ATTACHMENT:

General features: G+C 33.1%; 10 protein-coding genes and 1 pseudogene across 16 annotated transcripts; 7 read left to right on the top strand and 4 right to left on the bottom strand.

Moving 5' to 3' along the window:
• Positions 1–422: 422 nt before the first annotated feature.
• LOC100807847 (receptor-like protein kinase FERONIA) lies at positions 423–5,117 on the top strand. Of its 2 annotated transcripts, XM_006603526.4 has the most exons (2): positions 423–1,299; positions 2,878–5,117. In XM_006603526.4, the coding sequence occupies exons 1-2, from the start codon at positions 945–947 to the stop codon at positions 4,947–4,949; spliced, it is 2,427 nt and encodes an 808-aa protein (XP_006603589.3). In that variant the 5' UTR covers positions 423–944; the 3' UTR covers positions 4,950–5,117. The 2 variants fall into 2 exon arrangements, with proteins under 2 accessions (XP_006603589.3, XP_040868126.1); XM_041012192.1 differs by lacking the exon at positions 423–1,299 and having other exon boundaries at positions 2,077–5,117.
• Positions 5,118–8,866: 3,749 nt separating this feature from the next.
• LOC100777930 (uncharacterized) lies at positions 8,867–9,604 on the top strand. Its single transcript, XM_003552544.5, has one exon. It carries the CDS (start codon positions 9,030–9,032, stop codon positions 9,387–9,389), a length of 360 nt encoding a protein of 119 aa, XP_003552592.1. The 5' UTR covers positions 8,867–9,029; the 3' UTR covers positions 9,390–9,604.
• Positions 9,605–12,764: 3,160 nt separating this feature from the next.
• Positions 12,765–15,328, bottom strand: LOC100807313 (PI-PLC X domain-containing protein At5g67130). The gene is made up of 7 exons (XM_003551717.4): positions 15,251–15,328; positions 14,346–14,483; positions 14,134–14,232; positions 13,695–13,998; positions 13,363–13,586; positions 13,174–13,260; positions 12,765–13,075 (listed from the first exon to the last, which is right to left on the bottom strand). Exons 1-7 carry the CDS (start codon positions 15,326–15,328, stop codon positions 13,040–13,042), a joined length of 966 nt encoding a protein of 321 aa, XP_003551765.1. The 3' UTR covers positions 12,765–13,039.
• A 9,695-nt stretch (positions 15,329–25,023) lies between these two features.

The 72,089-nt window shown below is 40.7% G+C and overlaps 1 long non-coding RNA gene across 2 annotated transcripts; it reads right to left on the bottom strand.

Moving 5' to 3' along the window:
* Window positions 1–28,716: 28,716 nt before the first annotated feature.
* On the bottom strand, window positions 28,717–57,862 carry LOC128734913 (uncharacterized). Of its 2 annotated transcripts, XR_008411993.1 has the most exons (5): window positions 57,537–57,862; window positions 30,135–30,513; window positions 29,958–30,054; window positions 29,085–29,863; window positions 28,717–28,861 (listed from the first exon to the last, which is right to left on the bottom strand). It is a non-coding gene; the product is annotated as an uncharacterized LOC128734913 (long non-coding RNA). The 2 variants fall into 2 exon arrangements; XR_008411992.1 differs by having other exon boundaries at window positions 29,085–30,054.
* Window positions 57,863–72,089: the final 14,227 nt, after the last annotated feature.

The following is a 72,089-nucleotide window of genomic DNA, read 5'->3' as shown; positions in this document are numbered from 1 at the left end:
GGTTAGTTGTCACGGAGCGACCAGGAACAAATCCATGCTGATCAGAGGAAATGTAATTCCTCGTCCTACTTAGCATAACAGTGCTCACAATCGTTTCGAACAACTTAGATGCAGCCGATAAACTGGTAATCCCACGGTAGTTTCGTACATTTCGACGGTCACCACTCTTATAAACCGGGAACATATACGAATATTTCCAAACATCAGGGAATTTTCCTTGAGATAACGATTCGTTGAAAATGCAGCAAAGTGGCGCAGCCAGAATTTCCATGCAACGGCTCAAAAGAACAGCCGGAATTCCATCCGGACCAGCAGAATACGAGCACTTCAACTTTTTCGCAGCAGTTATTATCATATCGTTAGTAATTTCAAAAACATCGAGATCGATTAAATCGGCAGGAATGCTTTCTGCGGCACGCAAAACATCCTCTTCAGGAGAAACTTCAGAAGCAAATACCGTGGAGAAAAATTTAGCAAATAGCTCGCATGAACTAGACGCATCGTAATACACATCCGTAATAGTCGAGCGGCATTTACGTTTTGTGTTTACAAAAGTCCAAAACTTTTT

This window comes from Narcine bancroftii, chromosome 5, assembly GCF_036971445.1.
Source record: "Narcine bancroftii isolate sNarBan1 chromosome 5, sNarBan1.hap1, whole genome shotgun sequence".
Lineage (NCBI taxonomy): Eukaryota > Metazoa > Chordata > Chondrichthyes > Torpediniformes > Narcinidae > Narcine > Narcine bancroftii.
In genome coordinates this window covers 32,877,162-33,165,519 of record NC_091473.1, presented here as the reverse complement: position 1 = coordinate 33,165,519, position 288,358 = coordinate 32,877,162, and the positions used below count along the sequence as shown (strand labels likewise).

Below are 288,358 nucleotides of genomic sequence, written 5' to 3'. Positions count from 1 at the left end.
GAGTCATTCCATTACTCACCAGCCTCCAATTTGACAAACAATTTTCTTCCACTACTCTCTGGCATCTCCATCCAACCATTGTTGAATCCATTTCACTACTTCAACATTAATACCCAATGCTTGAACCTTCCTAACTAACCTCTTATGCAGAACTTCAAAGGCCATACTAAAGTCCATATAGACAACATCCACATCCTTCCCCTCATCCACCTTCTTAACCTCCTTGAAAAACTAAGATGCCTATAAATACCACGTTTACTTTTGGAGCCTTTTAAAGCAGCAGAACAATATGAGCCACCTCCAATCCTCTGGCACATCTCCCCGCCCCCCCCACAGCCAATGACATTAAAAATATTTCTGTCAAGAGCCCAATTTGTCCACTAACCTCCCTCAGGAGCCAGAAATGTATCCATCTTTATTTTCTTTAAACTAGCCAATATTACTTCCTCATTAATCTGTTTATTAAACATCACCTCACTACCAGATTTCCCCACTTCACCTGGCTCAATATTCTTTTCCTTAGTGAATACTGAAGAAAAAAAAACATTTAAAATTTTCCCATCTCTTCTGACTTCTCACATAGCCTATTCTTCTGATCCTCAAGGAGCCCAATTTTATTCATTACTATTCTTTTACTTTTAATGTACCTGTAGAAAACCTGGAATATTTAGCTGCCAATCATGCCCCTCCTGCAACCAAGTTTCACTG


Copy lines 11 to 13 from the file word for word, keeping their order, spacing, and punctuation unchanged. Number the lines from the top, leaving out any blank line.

Moving 5' to 3' along the window:
* Window positions 1–28,716: 28,716 nt before the first annotated feature.
* On the bottom strand, window positions 28,717–57,862 carry LOC128734913 (uncharacterized). Of its 2 annotated transcripts, XR_008411993.1 has the most exons (5): window positions 57,537–57,862; window positions 30,135–30,513; window positions 29,958–30,054; window positions 29,085–29,863; window positions 28,717–28,861 (listed from the first exon to the last, which is right to left on the bottom strand). It is a non-coding gene; the product is annotated as an uncharacterized LOC128734913 (long non-coding RNA). The 2 variants fall into 2 exon arrangements; XR_008411992.1 differs by having other exon boundaries at window positions 29,085–30,054.